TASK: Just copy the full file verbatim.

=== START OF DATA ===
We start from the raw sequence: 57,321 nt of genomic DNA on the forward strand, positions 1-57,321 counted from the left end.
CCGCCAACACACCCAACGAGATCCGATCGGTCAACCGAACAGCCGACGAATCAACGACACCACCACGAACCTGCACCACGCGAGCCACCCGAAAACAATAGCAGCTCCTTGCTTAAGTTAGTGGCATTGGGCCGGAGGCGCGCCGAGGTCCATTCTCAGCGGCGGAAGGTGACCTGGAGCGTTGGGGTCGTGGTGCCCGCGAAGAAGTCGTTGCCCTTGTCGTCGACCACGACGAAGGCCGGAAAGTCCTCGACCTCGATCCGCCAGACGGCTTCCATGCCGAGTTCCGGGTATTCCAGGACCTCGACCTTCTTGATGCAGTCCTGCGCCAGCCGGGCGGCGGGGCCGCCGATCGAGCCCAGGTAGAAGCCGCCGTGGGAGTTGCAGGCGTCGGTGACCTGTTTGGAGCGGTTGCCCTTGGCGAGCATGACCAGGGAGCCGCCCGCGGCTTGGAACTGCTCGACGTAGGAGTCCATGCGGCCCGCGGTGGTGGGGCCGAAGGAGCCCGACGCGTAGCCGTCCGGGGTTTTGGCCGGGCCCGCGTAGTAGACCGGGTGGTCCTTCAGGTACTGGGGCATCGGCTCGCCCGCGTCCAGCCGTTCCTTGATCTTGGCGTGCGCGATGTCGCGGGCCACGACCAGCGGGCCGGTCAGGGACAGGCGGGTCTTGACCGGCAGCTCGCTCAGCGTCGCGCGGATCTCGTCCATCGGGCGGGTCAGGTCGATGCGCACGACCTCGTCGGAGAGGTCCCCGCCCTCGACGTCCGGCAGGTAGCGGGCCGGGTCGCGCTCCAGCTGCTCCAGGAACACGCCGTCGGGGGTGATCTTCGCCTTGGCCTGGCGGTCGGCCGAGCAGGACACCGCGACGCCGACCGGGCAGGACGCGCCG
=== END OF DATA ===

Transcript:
We start from the raw sequence: 57,321 nt of genomic DNA on the forward strand, positions 1-57,321 counted from the left end.
CCGCCAACACACCCAACGAGATCCGATCGGTCAACCGAACAGCCGACGAATCAACGACACCACCACGAACCTGCACCACGCGAGCCACCCGAAAACAATAGCAGCTCCTTGCTTAAGTTAGTGGCATTGGGCCGGAGGCGCGCCGAGGTCCATTCTCAGCGGCGGAAGGTGACCTGGAGCGTTGGGGTCGTGGTGCCCGCGAAGAAGTCGTTGCCCTTGTCGTCGACCACGACGAAGGCCGGAAAGTCCTCGACCTCGATCCGCCAGACGGCTTCCATGCCGAGTTCCGGGTATTCCAGGACCTCGACCTTCTTGATGCAGTCCTGCGCCAGCCGGGCGGCGGGGCCGCCGATCGAGCCCAGGTAGAAGCCGCCGTGGGAGTTGCAGGCGTCGGTGACCTGTTTGGAGCGGTTGCCCTTGGCGAGCATGACCAGGGAGCCGCCCGCGGCTTGGAACTGCTCGACGTAGGAGTCCATGCGGCCCGCGGTGGTGGGGCCGAAGGAGCCCGACGCGTAGCCGTCCGGGGTTTTGGCCGGGCCCGCGTAGTAGACCGGGTGGTCCTTCAGGTACTGGGGCATCGGCTCGCCCGCGTCCAGCCGTTCCTTGATCTTGGCGTGCGCGATGTCGCGGGCCACGACCAGCGGGCCGGTCAGGGACAGGCGGGTCTTGACCGGCAGCTCGCTCAGCGTCGCGCGGATCTCGTCCATCGGGCGGGTCAGGTCGATGCGCACGACCTCGTCGGAGAGGTCCCCGCCCTCGACGTCCGGCAGGTAGCGGGCCGGGTCGCGCTCCAGCTGCTCCAGGAACACGCCGTCGGGGGTGATCTTCGCCTTGGCCTGGCGGTCGGCCGAGCAGGACACCGCGACGCCGACCGGGCAGGACGCGCCG